• The Heritage Network
    • Resize:
    • A
    • A
    • A
  • Donate
  • Blue Ribbon Commission on Nuclear Energy Misses Chance at Real Reform

    The President’s Blue Ribbon Commission (BRC) on America’s Nuclear Future released its final report late last week. It provides a thoughtful overview of how America’s nuclear waste policy has evolved since the mid-20th century, but the report’s final recommendations largely fall short.

    Essentially, the commission accepted the underlying structure of America’s current system of nuclear waste management. Given this assumption, the report’s recommendations are reasonable. Unfortunately, the quagmire that has become America’s system of nuclear waste management needs more than a nip here or a tuck there. The entire system needs reform, and the BRC missed an opportunity to provide that.

    On the positive side, the BRC acknowledged that the U.S. has an enduring need for a deep geologic repository and called for prompt efforts to develop it. Its recommendations for a consensus-based approach to siting new nuclear waste management facilities are well placed. Though it did not consider Yucca Mountain per Secretary of Energy Steven Chu’s request, it did acknowledge the project and put its current status in a useful context. The BRC should have, however, been bolder on Yucca by recommending that the Nuclear Regulatory Commission finish its review of the project. This could have been done without crossing the Secretary’s request and would have been justified, given the broad support voiced by stakeholders through the hearing process.

    One of the BRC’s central recommendations is for Congress to create a new government entity to manage nuclear waste. It concludes that the Department of Energy (DOE), which is currently responsible for waste management, is not equipped for the task. Although DOE has unquestionably failed in its obligation to dispose of nuclear waste, simply removing it from the equation oversimplifies the problem and the solution.

    Private nuclear plants produce waste, but under current law, the federal government is responsible for managing it. This removes the incentive for the nuclear utilities to have any interest in how the waste is managed, because the federal government is wholly responsible. Despite its legal obligation to remove waste—and ongoing collection of the nuclear waste fee—the government has collected zero waste.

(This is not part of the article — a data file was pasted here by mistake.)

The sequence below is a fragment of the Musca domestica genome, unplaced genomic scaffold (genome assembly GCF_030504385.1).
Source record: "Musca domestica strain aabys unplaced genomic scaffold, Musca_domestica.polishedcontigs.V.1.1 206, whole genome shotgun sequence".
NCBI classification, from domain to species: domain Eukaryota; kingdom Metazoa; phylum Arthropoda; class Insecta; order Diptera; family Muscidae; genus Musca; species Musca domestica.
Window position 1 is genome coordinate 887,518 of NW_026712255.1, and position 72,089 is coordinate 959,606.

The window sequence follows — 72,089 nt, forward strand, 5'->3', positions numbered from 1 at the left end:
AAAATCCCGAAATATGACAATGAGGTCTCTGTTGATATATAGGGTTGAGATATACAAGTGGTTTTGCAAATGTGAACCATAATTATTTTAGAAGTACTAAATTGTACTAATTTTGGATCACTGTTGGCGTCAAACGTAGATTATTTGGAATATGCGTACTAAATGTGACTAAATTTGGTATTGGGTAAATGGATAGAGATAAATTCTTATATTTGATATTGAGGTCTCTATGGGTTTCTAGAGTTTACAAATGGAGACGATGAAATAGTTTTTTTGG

This misalignment of incentives, responsibilities, and authorities is the problem—and the BRC suggests nothing to fix that. The nuclear industry, which is fully capable of running safe nuclear power plants, is likewise fully capable of managing its own waste and should have the responsibility to do so.

    The examples the BRC uses are similar because in each case, the waste producer is responsible for waste management, whether the producer is the government or private industry. In Japan, Sweden, and Finland, the nuclear utilities—not the government—created new organizations to manage waste. In France, it is true that nuclear waste entities are government-based, but so is the majority of the French nuclear industry. The Waste Isolation Pilot Plant that the BRC report references as an example of American waste management success follows the same pattern. That facility is government-run, and it holds government defense waste. Even though the BRC held these up as examples, it seemed to miss the fact that all these producers were responsible for their own waste.

    The BRC also makes major recommendations on how nuclear waste is financed.

    Currently, utilities pay a set fee to the federal government for waste disposal. From a utility standpoint, waste management costs are represented by the fee. The problem is that the fee is not tethered to any specific service, but rather to a 30-year-old estimate of what politicians thought waste disposal might cost. Tying the fee to an outdated estimate rather than to the actual costs of waste management removes any incentive for the waste producer to seek better alternatives, as actual costs may be greater than the fee. Accurate pricing would provide an incentive for waste producers to seek the most economical solution and allow service providers to compete for that business.

    The BRC rejects this market-based approach and instead attempts to modify the current system. Because it relies on the same basic structure, the inefficiencies it is trying to fix will eventually reemerge.

    Ultimately, the BRC provides useful insights for policymakers on the history of nuclear waste management and some helpful recommendations. But to be successful, the following should be integrated into any nuclear waste management reform effort:

    • Transfer responsibility for waste management to waste producers. Evidence demonstrates that the key to a successful waste management policy is for producers to be responsible for their own waste.
    • Repeal the nuclear waste fee. The Nuclear Waste Policy Act clearly states that utilities are responsible for the full cost of waste management, regardless of when those services are rendered or who provides them. However, this government fee is not tied to any real costs or even services, since the government is not collecting waste. Utilities should not be forced to pay for something they are not receiving.
    • Limit the scope of any new government entity. Such an entity’s scope should be limited to siting and permitting a new geologic repository and possibly providing nuclear waste management services, as long as waste producers can seek other options.